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Lunchbox: Turnagain Arm Pit BBQ

By Chris Klint, Senior Digital Producer, cklint@ktuu.com
Published On: Dec 09 2013 01:15:02 PM AKST
Updated On: Dec 09 2013 01:17:55 PM AKST
Lunchbox: Turnagain Arm Pit BBQ
ANCHORAGE, Alaska -

Lunchbox: Turnagain Arm Pit BBQ

Turnagain Arm Pit BBQ serves this Barnyard Sampler ($14.50), featuring three types of meat alongside two sides from a choice of potato salad, coleslaw or baked beans. Fountain drinks are $3 apiece.

Turnagain Arm Pit BBQ
3637 Old Seward Hwy.
$7-$26 per plate
11 a.m. to 9 p.m. Monday through Saturday; closed Sunday
907-562-6328
http://www.turnagainarmpit.com/

Amid the recent influx of winter news and other restaurants opening up shop around town, I’ve been neglecting a stop right under my nose in recent weeks -- a stop I’ve been waiting all summer to try.

Turnagain Arm Pit BBQ’s newest location -- most recently the site of the Chiang Mai Ultimate Thai Restaurant, near the north end of the University Center mall -- represents its first attempt to expand beyond its seasonal shack along the Seward Highway in Indian. Despite its low profile in Anchorage thus far, it has a fanatically loyal following, one which had the place hopping when reporter Austin Baird and I took the short trip up the Old Seward Highway to visit on an otherwise calm afternoon.

The smell of barbecue smoke is the first thing you notice walking in the door at the revamped restaurant, which has opened up what was a hostess counter into a bar-based seating area which seems to be a requirement for new Anchorage restaurants. Much of the dining room wraps around and to the right of the bar and the kitchen behind it, opening up into an unobstructed single room amply lit from windows along the front of the building; the décor evokes a Southern-picnic motif, with checkerboard tables holding Mason jars which are used as both placeholders and beverage glasses.

Turnagain Arm Pit BBQ’s menu features a rather pure focus on its specialty, much like its fellow recent Anchorage arrival Flattop Pizza + Pool: while you’ll be quite at home in its chosen field, don’t walk in expecting to find a burger or a cup of soup. The main list of 10 barbecue dishes is divided into pork, beef, ribs and chicken choices, rounded out by a modest selection of appetizers, salads and desserts; flipping the page reveals a limited list of beer and wine, as well as dishes available in bulk. Neither Austin nor I wanted to commit to any one species on the menu, so we both opted for the aptly named Barnyard Sampler ($14.50); I ended up substituting pulled pork for a four-ounce portion of hot links, while Austin swapped pork in for a quarter of a chicken. The service was relatively fast, and our food was set down on the table in about 20 minutes.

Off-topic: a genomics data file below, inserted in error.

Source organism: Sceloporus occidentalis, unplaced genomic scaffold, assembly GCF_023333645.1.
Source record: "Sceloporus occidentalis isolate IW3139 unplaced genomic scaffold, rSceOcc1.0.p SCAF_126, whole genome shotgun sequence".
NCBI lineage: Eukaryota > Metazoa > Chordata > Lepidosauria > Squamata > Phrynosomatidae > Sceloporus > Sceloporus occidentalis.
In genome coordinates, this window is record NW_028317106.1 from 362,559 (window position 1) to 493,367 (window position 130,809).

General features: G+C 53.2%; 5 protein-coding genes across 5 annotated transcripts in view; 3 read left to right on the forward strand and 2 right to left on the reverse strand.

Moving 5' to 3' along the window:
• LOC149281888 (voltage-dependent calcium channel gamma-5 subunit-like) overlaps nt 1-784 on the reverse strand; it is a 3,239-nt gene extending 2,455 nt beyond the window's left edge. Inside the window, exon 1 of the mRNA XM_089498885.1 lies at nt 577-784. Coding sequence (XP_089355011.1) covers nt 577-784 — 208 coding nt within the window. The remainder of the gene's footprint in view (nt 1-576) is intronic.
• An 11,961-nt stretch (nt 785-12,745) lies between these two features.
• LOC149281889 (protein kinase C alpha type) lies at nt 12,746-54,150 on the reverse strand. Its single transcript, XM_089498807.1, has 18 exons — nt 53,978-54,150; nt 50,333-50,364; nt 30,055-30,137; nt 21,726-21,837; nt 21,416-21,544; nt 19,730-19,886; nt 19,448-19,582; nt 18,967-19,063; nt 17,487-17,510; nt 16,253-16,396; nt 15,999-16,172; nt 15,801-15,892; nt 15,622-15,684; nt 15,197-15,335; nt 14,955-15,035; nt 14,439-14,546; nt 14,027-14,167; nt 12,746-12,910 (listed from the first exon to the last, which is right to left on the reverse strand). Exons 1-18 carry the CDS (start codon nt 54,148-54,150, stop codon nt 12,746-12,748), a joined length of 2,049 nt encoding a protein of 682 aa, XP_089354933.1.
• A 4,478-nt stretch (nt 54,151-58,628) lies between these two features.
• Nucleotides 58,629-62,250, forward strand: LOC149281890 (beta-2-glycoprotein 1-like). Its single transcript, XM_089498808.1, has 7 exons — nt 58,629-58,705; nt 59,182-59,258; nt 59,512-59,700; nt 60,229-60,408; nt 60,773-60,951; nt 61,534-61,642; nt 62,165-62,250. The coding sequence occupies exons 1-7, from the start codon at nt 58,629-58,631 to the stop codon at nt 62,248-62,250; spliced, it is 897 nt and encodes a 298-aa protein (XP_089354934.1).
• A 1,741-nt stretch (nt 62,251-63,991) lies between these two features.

My platter, as modified, presented me with a broad sample of what the establishment had to offer: an ice-cream scoop of pulled pork, a large piece of barbecued chicken and a reasonable portion of ribs. The pork was arguably the standout dish of the plate, its modest size belied by the vast amount of smoky flavor cooked in, on par with the kalua pig at local plate-lunch favorite Hula Hands. Any hint of stinginess in its portion was compensated for by the chicken, a huge piece rubbed in the restaurant’s “silt” dry rub which gave it a baseline of flavor well accompanied by the sauces on offer. The third sample on hand, a quarter rack of ribs, provided a taste of Turnagain Arm Pit at its best, a messy but delicious pile of pork I attacked with knife and fork before going at it bare-handed. My choices for two side dishes (from among potato salad, coleslaw and baked beans), were workmanlike, with the potato salad surprisingly light and even a little tangy, while the coleslaw’s vinegar-based dressing added to its snap and carried an undertone of sugar which played well against the vegetables.

Austin liked several things about his plate, ranging from the fresh potato salad and beans to hot links and well-cooked pork, but drew on his upbringing in Georgia -- including the consumption of what he calls “an amount of pulled pork and brunswick stew that should be regrettable” -- to cite a problem with what he called “modified ketchup” on hand to dress the meats. “What's lacking is the sauce,” Austin wrote about the three options on the table, an original sauce, a hot sauce and a mustard-based option. “There is no vinegar-based sauce, a capital offense in Tar Heel country, and the hot sauce isn't all that hot.” He gave a tentative overall rating of 8 of 10 “for Alaska,” with a 6 of 10 overall.

I also ordered a Boar Tide sandwich ($15) for digital content supervisor Josh Staab, which nearly had him salivating when I promised to do so before we left the newsroom. When it showed up, though, he too had a problem with sauce -- namely, the exact opposite of Austin’s. “Their meat is delicious, moist and filling, but what it lacks in flavor…isn't made up for with their choice to under-deliver on take-out amounts of sauce,” Staab wrote. “The Boar Tide is an obvious standout -- the combination of bacon and pulled pork isn't a revelation, but like an old friend, it is always a welcome sight.”

For my part, I think Turnagain Arm Pit BBQ is navigating a complicated transition from stand to restaurant with a mix of marvels and missteps, featuring the same kind of emerging identity I’ve seen at newer restaurants like the Bear Paw Restaurant and Yes Bistro. While I have to agree with Austin and Josh’s charge that the food is slightly overpriced relative to its sit-down competition, I very much liked what I was served, and there’s still plenty of novelty in being able to pick up a Boar Tide year-round. I’m looking forward to seeing whether Turnagain can turn that initial novelty into a steady stream of customers who come back again and again.